New Delhi: Kerala’s Kasargod, a small coastal district in the north of the state, has become the hotbed of coronavirus infection with 82 positive cases — which is half of the state’s total cases.
According to the health ministry website (which updates coronavirus figures twice a day), Kasargod has 78 positive cases, which is the second highest after Mumbai, where the figure stands at 81, as of Monday evening.
But District Medical Officer Dr A.V. Ramadas told ThePrint that Kasargod has 82 positive cases so far.
Authorities, however, have dismissed the possibility of community transmission in the district, attributing the high figure to people with travel histories.
“Almost all of the positive cases are from Dubai. This is because around 1.5 lakh people from Kasargod reside in Dubai. That’s why most of the cases are being reported here,” Ramadas told ThePrint over the phone.
Kasargod shares border with Dakshina Kannada, a district of Karnataka.
It is difficult to find a family in the district who doesn’t have ties with either Mangaluru in Dakshina Kannada or Dubai.
According to the district administration’s data, 7,042 people came to the district after 20 February, of which 127 symptomatic people were hospitalised and 6,915 were put under observation.
Blame it on the returnees
In February, Kasargod had reported the third coronavirus case in the country — a student from China’s Wuhan, the epicentre of the highly infectious novel coronavirus. The first two cases were reported from other districts in Kerala. All three patients had mild symptoms and were cured and released soon after.
Since then, the state has seen a drastic spike in the number of cases. As of Sunday, Kerala had 165 positive cases. Of the 20 new cases reported Sunday, seven were from Kasargod.
Ramadas said the district authorities are not worried about the situation since only a few of the positive cases are of those who are family members of the coronavirus-positive patients. As many as 72 of the 82 positive cases are of people with travel history from Dubai, he confirmed.
Several of these patients belonged to Naif, a crowded commercial-cum-residential area of Dubai, which has emerged as a Covid-19 hotspot.
The district has, however, been on the edge over some cases in which the patients had travelled and met several people. For example, the case of a man from Kasargod’s Eriyal village who had extensively travelled for six days despite being advised to remain under home quarantine.
According to the route map that was released by the administration, he had stayed at a hotel, visited Calicut International Airport multiple times after his arrival, eaten at a restaurant, visited his brother’s home at Maipady, attended a marriage function and played football during this time.
Ramadas said most of this patient’s contacts had tested negative, but Kasargod MLA N.A. Nellikkunnu was livid at the “negligence”.
“The moment they (the Gulf returnees) landed at the airport, the district authorities should have apprehended them and put them in an isolated area. However, these kind of measures were not adopted by the district authorities in the beginning, which gave these people an opportunity to go about their whims and fancies,” he told ThePrint.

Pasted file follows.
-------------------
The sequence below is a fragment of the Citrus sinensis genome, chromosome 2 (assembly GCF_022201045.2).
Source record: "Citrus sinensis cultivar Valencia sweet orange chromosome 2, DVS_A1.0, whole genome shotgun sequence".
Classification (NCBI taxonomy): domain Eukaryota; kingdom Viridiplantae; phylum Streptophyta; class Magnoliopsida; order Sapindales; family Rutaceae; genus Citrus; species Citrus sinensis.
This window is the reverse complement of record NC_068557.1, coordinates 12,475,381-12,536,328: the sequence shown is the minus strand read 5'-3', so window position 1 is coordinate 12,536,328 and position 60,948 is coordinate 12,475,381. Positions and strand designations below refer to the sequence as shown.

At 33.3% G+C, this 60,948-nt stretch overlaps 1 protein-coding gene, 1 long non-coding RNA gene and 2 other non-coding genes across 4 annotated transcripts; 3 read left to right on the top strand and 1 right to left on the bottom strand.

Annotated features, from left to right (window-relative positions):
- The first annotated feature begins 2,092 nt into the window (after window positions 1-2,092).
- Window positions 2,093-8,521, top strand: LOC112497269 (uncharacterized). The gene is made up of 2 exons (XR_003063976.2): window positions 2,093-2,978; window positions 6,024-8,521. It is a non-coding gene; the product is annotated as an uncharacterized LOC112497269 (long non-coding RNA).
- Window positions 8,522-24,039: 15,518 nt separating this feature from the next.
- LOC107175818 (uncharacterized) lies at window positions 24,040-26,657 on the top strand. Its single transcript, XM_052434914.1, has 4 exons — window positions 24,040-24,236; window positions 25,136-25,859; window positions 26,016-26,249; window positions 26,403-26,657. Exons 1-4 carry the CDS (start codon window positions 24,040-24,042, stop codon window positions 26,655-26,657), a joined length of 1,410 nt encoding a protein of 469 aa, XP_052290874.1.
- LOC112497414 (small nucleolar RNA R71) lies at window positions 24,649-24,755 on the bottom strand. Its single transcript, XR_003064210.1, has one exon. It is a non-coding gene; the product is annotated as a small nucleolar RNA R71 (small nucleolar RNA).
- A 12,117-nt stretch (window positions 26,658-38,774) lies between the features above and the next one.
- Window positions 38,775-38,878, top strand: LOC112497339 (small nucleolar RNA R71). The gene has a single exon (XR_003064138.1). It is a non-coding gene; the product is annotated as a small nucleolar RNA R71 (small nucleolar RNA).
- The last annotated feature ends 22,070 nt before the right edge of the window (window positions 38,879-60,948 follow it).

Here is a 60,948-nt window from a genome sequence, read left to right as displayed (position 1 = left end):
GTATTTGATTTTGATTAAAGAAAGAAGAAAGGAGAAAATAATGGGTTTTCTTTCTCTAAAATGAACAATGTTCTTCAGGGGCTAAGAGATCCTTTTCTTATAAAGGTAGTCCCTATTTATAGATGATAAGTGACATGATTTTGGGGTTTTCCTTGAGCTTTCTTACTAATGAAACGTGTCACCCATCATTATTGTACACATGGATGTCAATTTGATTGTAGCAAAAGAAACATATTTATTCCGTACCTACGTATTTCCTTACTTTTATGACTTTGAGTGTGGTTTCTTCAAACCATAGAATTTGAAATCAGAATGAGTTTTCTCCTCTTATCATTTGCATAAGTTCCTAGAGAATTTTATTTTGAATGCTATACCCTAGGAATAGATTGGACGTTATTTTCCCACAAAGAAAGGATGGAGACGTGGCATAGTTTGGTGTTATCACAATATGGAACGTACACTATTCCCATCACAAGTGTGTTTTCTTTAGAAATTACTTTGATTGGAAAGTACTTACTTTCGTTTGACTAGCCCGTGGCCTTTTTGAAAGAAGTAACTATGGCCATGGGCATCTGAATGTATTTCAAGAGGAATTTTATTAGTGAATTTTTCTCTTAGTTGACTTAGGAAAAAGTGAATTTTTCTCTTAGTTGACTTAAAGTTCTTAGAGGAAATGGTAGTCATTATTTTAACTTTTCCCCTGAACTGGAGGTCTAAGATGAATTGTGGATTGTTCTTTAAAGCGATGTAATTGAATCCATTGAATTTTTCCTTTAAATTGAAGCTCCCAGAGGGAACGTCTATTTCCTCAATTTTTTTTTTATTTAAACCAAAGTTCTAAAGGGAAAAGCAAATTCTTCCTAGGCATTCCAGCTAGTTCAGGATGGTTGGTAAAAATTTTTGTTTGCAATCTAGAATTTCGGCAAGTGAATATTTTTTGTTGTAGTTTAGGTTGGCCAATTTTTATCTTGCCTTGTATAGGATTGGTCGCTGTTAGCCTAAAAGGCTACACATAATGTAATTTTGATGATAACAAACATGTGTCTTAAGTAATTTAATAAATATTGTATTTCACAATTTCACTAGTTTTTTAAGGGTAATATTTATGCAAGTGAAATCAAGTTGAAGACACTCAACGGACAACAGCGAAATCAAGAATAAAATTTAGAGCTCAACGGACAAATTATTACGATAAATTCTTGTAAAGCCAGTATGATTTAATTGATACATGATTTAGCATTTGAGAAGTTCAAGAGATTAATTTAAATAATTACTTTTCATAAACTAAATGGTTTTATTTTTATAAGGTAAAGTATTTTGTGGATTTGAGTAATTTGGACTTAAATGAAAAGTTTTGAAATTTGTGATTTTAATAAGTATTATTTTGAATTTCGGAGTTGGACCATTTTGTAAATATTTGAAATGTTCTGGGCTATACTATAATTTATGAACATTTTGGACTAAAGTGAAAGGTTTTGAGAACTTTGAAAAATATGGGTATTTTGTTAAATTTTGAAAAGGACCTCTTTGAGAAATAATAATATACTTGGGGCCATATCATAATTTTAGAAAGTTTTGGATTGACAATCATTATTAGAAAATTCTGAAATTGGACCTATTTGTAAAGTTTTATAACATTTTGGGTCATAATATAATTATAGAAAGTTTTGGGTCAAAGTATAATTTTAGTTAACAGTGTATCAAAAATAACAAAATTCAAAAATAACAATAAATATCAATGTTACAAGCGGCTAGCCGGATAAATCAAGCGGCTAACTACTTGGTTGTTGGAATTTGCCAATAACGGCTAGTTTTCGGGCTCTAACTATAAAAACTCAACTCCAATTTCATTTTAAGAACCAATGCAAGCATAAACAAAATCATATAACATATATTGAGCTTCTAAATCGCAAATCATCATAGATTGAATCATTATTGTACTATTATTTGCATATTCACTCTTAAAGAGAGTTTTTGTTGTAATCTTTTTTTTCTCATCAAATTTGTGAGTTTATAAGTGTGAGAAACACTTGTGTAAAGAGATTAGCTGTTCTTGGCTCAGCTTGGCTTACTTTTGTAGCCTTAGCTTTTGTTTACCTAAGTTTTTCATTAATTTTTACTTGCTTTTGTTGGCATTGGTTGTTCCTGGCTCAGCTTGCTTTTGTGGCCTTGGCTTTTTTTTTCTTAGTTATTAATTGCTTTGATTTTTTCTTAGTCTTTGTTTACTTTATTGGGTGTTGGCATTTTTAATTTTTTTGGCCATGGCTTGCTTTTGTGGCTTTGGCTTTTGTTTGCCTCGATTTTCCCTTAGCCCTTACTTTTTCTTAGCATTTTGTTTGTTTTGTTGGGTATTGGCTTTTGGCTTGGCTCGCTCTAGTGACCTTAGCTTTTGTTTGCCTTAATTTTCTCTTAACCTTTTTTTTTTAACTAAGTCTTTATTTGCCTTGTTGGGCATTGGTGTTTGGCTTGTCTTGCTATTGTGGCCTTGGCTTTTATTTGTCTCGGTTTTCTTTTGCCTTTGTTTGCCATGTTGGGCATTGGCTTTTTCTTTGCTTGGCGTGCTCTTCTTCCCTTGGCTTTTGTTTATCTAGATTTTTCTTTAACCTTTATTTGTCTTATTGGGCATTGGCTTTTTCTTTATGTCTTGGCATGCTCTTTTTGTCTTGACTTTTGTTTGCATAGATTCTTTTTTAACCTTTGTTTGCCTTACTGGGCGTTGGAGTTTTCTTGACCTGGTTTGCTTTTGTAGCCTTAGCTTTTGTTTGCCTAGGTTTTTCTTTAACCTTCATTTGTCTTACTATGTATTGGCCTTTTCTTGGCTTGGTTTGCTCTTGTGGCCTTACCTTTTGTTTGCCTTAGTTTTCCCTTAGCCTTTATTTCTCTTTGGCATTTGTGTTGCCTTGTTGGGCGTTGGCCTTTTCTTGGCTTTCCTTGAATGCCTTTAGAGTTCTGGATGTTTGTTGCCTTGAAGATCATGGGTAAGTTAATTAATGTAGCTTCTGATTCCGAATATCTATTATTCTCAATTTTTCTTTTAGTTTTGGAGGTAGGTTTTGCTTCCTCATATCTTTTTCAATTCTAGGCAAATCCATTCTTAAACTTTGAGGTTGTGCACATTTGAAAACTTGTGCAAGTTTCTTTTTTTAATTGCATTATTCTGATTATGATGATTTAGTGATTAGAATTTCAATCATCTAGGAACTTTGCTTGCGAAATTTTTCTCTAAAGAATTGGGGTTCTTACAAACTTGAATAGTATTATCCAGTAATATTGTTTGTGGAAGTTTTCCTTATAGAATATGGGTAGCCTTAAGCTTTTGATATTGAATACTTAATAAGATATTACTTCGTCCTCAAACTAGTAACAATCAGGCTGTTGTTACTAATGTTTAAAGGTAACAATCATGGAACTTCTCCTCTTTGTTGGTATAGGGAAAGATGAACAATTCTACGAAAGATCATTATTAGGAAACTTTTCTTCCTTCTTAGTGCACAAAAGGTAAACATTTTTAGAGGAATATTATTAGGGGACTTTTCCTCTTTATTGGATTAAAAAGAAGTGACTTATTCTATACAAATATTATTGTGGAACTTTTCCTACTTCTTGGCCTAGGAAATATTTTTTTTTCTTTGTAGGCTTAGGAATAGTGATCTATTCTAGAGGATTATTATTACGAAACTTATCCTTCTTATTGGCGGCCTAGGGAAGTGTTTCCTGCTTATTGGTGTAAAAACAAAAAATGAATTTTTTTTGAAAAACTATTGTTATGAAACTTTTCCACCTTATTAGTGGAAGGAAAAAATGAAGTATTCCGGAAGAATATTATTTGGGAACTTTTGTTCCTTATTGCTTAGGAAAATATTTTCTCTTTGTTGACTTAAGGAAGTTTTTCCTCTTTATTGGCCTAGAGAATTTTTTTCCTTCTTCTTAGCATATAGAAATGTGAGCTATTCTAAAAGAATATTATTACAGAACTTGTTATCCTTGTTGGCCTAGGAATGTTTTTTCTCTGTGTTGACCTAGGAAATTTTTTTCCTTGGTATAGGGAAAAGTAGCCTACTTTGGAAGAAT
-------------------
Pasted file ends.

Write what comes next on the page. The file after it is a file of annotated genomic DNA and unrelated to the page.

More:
On 22 March, the MLA had also written to Chief Minister Pinarayi Vijayan, demanding that those with travel history be compulsorily subjected to 14-day isolation. His letter had also highlighted the case of the patient from Eriyal and demanded that residents of the specific panchayat in the village be tested.
Such cases had also prompted the neighbouring Mangaluru district administration to seal Dakshina Kannada’s borders with Kasargod, even two days before Prime Minister Modi announced a 21-day nationwide lockdown.
The district authorities in Kasargod have identified quarantine centres in every panchayat for those who’ve returned from abroad.
“They will directly go to these centres, which will have one assistant public health inspector, one staff nurse and the doctor in-charge of a Public Health Centre will be on call,” Ramadas told ThePrint.
Swab tests are done on suspected cases and if the test results come back positive, the patients are admitted in different hospitals based on the severity of their case.
Most of those who tested positive are asymptomatic, said Ramadas.
The asymptomatic patients are sent to primary treatment centres, which are hospitals that have been identified by the local administration. The symptomatic cases, which Ramadas pegged at 4 or 5 or those with co-morbidities, are sent to either the General Hospital in Kasargod or the District Hospital in Kanhangad.
About 30 isolation wards have been marked out in the two hospitals. The more severe cases are treated at Kasargod Medical College.
So far, one positive patient has been cured while results from the third round of testing are awaited in a few cases.
MLA Nellikkunni, however, raised concerns over the number of health personnel in the district and the testing procedure.
“In the coronavirus-affected areas, we do not want police personnel, we want doctors and other medical facilities. According to my knowledge, even now there are 30 doctor vacancies in Kasargod district,” he said.
Ramadas, however, dismissed the issue and said, “This is a far-off city and there are not many educated people here. Yes, there is a [personnel] shortage and, but we are managing.”
Concerns were also raised about the testing process amid the lockdown.
Currently, samples from every district in the state are sent to the National Virology Lab in Allapuzha, which is 410 km away from Kasargod.
“But it will take time because postal services and courier services had been affected. These facilities should be extended to every primary health centre and community health centre in every panchayat,” Nellikkunnu said.
ThePrint contacted the state health officials, but they were unavailable for comment.
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